Fermenting Foods at the High Mountain Homestead
If you are familiar with fermenting foods, you will adore Tursija as it is easy to pound into a juice, and more easily fermented because of the acidic nature of Tomatoes. The recipe is also ferment familiar, and of course, add what you would like when experimenting with complementary flavors. I am so excited to get you into this delicious Fermented Food in the High Mountain Homestead!
I love this recipe and hope you will enjoy getting your garden grown goodies to stretch even further than before, this age-old tradition of the high mountains, and another addition to the cold storage of your cellar.
Tursija – Green Tomatoes at their Finest
Get the Printable Recipe HERE
You can layer the veggies in Wide Mouth Jars as well. Either water crocks or jars, you will love to hear your bubbles fermenting in the kitchen over the next month.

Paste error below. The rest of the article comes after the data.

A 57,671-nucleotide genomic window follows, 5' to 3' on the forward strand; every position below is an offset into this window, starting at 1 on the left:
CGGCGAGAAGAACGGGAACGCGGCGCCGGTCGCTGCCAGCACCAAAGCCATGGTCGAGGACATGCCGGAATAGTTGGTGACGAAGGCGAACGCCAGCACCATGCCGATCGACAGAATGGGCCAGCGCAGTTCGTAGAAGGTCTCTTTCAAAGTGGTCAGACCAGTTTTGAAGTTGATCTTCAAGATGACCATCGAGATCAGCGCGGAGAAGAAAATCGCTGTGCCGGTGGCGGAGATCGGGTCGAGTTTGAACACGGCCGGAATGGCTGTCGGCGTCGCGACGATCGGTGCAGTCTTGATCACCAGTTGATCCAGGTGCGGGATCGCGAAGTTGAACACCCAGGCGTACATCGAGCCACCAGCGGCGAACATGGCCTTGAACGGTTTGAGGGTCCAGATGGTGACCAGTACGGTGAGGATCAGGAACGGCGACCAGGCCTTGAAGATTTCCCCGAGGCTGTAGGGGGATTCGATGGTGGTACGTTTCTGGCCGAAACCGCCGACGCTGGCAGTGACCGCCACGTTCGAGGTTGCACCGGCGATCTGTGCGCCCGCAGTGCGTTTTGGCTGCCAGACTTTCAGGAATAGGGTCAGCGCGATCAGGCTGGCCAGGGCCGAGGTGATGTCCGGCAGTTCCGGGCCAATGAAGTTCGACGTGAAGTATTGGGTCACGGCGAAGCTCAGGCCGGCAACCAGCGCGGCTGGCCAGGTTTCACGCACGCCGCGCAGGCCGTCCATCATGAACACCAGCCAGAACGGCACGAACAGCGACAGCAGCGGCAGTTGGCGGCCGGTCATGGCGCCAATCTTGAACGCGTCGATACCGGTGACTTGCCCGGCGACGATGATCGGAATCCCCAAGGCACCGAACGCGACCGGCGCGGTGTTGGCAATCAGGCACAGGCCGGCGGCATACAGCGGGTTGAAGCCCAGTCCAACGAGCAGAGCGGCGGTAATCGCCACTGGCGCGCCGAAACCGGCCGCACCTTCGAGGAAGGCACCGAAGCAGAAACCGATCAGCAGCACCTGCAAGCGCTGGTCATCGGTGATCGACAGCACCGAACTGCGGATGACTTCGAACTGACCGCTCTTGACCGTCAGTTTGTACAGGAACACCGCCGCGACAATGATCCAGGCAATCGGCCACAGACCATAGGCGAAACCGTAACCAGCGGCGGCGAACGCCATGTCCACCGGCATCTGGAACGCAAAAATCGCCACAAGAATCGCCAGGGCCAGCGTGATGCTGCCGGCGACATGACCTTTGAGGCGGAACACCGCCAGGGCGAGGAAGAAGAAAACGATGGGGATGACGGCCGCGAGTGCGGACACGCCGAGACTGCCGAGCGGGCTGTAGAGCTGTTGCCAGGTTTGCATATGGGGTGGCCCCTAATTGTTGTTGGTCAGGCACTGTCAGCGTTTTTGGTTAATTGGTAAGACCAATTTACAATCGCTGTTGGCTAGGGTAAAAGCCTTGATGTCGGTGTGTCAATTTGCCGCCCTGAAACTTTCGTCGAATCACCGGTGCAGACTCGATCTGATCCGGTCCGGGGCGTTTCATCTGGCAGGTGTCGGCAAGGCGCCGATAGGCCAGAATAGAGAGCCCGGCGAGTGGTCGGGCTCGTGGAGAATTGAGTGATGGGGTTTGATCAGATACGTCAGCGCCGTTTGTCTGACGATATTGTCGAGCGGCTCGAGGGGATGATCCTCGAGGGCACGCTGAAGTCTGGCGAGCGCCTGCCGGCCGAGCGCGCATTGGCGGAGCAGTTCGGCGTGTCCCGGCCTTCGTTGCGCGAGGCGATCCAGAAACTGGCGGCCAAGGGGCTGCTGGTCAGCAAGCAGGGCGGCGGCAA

The Fun Begins with Smashing!
Take your pounder and get to juicing those greenies! Smash them in your vessel until the mixture can be pushed below the juices of your veggies. I like to see at least an inch of liquid above the veggies before putting the weights on top of the food.
Keeping the veggies submerged is key to the ferment not producing mold or yeast.
If you need, you can put a weight on top of the mixture in your crock, or jars. Tightly lid the jars and leave either the jars or your crock in its cool spot for a week to two if you like it ‘young’. Tend to let my fermented foods go for at least a month.
Check it daily making sure the veggies are still submerged in the juices. If you need to press the weights down on top of them to keep them submerged do so.
When To Taste
Start tasting your Tursija after the first week until it has reached the correct fermented taste for your palate. When you have reached this level of goodness, remove weights from your jars and put them into cold storage, or jar the mixture in your crock and do the same.
I have had batches last many months in the fridge or cellar.
Enjoy them often and share with friends and family!